Cover/TOC Reveal: Behold the Undead of Dracula


Few things thrill me more than getting to announce the publication of one of my stories in an upcoming anthology, except for maybe getting to announce the publication of one of my stories in an upcoming anthology… that has cover art by Trevor Henderson!

As if that wasn’t thrilling enough, the anthology in question just so happens to be a tribute to the colorful carnage of Roger Corman’s Poe pictures, the psychedelic psychosis of Mario Bava, and the grisly, gloomy gothicism of Hammer Film Productions.

Edited by Jonathan Raab and published by Muzzleland Press, Behold the Undead of Dracula: Lurid Tales of Cinematic Gothic Horror will debut at NecromiCon Providence 2019 in August. Paperback and ebook copies will be available online shortly thereafter. In the meantime, sink your fangs into the table of contents below:

“Go to the Devil” by Matthew M. Bartlett

“Over the Violets There That Lie” by Gwendolyn Kiste

“George Strait and the Black Orchard Grimoire” by Mer Whinery

“Vengeance of the Blood Princess” by Dominique Lamssies

“Diabolus in Musica” by William Tea

“Taste of Fear in the Night (European Release Title: Curse of the Mountain Witches)” by Tom Breen

“You Should Smile More: The Blood Coven of Arkana” by Heather L. Levy

“Mina’s Castle” by Sean M. Thompson

“Cleaver Castle of Carnage Presents: The Coven Strikes Back” by Christa Carmen

“The Bloody Cask of Rasputin” by Thomas C. Mavroudis

“The Filthy Creation of Frankenstein” by Gemma Files

Cover art by Trevor Henderson

R.I.P. Charlee Jacob


I just heard. Bram Stoker Award-winning horror author Charlee Jacob has passed away. I haven’t been able to find out much information, but those closest to her have confirmed it’s true. The ews seems to be making its way around the genre fiction community very slowly for some reason, which distresses me. People should know. We’ve lost a true great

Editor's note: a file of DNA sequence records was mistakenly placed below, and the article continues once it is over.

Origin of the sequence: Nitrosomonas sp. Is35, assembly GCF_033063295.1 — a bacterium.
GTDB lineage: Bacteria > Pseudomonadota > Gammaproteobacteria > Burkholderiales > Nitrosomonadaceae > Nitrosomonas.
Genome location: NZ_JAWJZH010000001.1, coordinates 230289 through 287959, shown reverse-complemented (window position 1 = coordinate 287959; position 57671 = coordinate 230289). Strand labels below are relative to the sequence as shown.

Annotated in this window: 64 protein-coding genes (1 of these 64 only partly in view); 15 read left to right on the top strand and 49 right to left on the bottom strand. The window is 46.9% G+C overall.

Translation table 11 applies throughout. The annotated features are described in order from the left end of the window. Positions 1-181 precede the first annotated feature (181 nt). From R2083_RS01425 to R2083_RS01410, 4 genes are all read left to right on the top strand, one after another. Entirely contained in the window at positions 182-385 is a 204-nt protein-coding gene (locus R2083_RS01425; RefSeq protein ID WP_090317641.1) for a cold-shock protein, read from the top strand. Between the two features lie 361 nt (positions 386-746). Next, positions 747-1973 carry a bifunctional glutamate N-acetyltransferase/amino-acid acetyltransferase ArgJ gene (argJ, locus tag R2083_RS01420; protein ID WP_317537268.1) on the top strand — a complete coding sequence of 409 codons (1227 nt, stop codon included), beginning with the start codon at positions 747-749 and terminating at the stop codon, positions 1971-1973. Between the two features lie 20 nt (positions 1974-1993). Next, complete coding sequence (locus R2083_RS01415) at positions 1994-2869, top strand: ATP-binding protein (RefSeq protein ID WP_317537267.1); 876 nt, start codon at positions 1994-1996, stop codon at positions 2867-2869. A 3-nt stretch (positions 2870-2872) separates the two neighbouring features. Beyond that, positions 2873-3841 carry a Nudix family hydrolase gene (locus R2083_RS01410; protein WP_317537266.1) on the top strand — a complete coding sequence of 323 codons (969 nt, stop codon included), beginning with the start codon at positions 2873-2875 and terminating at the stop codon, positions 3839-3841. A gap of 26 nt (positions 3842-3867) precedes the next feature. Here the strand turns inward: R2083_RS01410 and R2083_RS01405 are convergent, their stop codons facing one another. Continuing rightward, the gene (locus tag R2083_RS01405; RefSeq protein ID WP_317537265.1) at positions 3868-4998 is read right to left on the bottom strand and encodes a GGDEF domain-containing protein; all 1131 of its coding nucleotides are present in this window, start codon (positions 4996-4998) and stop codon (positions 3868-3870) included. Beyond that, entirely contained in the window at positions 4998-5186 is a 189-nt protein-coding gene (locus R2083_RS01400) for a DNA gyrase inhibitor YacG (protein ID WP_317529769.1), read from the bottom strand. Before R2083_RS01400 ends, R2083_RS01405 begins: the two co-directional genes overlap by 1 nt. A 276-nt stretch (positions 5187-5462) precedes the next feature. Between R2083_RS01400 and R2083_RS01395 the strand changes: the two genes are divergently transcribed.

As Brian Keene noted in a memorial post on Facebook, Jacob was a pioneer of what we now know as extreme horror and bizarro fiction. Some people look down their noses at such genres, viewing them as nothing but mindless gore or just “weird for the sake of being weird,” but those charges could never be leveled at Jacob. She was a poet as much as anything else, and she brought that sensibility into her prose. There was a lyricism and emotion to her fiction even when it was at its most grotesque. And, no doubt, it often got very grotesque.

It wasn’t just her writing talents that made Jacob special, though, but also her determination to use them despite the not-inconsiderable obstacles in her path. Jacob suffered from Parkinson’s disease, fibromyalgia, and osteoarthritis (which I suspect might have played a role in reducing her prominence in the public eye in recent years). Despite her illnesses, she released somewhere around two dozen books over the course of her career, from novels to short story collections to books of poetry to collaborations with other authors. That’s more than many of us will ever accomplish. What’s more, she was by all accounts a woman of razor wit and unflagging good humor. The stories I’ve heard from those who knew her personally inspire as much laughter as they do tears.

In the coming days, as news gets around, I hope to see many more tributes penned to her, and ones far better than this. She deserves as much.

Mannequin: Tales of Wood Made Flesh is Finally Here!